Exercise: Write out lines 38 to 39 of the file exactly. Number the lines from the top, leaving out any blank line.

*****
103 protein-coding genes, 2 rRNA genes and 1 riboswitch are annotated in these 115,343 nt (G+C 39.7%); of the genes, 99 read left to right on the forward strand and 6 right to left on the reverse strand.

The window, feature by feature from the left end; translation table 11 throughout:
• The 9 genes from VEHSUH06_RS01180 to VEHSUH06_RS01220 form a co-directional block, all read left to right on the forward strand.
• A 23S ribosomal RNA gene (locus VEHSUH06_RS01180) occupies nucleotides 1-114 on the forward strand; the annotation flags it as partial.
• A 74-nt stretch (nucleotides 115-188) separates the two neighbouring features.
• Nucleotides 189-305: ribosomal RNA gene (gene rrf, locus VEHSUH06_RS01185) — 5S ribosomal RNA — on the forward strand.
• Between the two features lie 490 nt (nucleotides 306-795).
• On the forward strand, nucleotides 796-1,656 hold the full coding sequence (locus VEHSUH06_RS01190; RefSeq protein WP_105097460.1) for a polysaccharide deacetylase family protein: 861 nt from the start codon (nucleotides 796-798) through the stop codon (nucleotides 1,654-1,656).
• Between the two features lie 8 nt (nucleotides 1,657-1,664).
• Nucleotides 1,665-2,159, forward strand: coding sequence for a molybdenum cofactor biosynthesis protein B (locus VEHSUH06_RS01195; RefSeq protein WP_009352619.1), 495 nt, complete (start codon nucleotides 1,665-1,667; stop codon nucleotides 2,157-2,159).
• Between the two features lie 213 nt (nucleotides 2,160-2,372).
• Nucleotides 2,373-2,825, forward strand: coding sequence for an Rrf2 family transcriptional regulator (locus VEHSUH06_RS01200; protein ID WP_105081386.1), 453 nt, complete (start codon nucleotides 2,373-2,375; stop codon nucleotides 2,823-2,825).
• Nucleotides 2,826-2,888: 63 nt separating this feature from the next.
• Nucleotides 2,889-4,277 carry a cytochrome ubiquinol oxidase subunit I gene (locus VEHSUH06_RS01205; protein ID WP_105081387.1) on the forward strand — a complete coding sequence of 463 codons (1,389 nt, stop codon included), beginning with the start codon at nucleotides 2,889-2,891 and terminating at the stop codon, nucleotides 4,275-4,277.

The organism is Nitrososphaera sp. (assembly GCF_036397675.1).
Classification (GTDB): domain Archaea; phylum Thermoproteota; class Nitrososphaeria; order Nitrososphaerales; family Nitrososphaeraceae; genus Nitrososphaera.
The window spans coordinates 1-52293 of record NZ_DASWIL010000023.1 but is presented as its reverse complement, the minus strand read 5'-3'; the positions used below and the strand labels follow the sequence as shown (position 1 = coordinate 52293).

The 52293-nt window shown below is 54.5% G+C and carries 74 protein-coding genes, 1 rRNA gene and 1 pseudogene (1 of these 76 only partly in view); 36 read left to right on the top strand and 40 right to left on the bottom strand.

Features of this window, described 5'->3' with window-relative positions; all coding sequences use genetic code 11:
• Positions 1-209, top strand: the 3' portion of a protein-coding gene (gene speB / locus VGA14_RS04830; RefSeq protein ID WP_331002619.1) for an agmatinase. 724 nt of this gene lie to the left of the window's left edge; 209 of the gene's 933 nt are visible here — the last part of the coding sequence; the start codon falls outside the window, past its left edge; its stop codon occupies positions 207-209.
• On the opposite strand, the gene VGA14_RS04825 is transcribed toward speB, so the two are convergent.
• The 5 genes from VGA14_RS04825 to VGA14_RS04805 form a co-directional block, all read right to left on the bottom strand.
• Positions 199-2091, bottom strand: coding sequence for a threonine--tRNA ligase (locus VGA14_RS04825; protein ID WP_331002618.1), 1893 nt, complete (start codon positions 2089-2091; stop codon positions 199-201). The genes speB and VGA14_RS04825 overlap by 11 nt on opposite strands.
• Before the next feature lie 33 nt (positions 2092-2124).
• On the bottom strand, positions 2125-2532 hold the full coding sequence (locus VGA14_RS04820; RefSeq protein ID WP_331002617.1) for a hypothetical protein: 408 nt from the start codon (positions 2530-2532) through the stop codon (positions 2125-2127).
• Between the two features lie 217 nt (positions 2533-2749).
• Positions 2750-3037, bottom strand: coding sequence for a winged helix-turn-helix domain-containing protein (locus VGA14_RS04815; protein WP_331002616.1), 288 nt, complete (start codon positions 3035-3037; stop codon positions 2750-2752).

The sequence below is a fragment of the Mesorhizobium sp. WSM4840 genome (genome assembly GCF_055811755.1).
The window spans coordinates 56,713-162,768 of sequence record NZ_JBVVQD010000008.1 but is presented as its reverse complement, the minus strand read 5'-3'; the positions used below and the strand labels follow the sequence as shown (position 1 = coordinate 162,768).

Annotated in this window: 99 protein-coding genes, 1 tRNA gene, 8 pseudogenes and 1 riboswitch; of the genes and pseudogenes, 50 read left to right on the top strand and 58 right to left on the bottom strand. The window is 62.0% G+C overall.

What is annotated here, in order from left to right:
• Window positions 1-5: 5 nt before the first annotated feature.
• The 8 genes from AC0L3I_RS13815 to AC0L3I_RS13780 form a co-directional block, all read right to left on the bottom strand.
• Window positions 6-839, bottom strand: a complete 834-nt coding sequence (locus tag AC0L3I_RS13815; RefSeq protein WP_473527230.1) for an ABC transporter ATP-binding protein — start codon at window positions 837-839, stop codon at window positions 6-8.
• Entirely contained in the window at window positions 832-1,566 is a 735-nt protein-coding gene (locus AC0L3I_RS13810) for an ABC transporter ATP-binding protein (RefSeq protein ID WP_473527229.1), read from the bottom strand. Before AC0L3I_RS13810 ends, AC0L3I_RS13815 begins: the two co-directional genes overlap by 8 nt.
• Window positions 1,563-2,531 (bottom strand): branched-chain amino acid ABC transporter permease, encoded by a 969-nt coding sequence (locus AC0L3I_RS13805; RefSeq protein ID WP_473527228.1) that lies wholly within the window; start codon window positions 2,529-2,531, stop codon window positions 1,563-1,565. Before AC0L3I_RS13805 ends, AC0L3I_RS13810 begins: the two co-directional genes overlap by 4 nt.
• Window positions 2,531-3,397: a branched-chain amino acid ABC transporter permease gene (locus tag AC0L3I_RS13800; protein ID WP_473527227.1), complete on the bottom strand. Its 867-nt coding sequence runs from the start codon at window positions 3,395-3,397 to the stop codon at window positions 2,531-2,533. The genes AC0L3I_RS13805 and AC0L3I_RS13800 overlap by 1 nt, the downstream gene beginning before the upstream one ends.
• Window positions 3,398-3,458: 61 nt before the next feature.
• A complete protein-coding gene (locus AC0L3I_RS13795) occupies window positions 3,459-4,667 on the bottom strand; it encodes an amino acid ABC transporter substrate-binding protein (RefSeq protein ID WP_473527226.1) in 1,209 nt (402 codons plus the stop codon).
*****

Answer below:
• Window positions 3,398-3,458: 61 nt before the next feature.
• A complete protein-coding gene (locus AC0L3I_RS13795) occupies window positions 3,459-4,667 on the bottom strand; it encodes an amino acid ABC transporter substrate-binding protein (RefSeq protein ID WP_473527226.1) in 1,209 nt (402 codons plus the stop codon).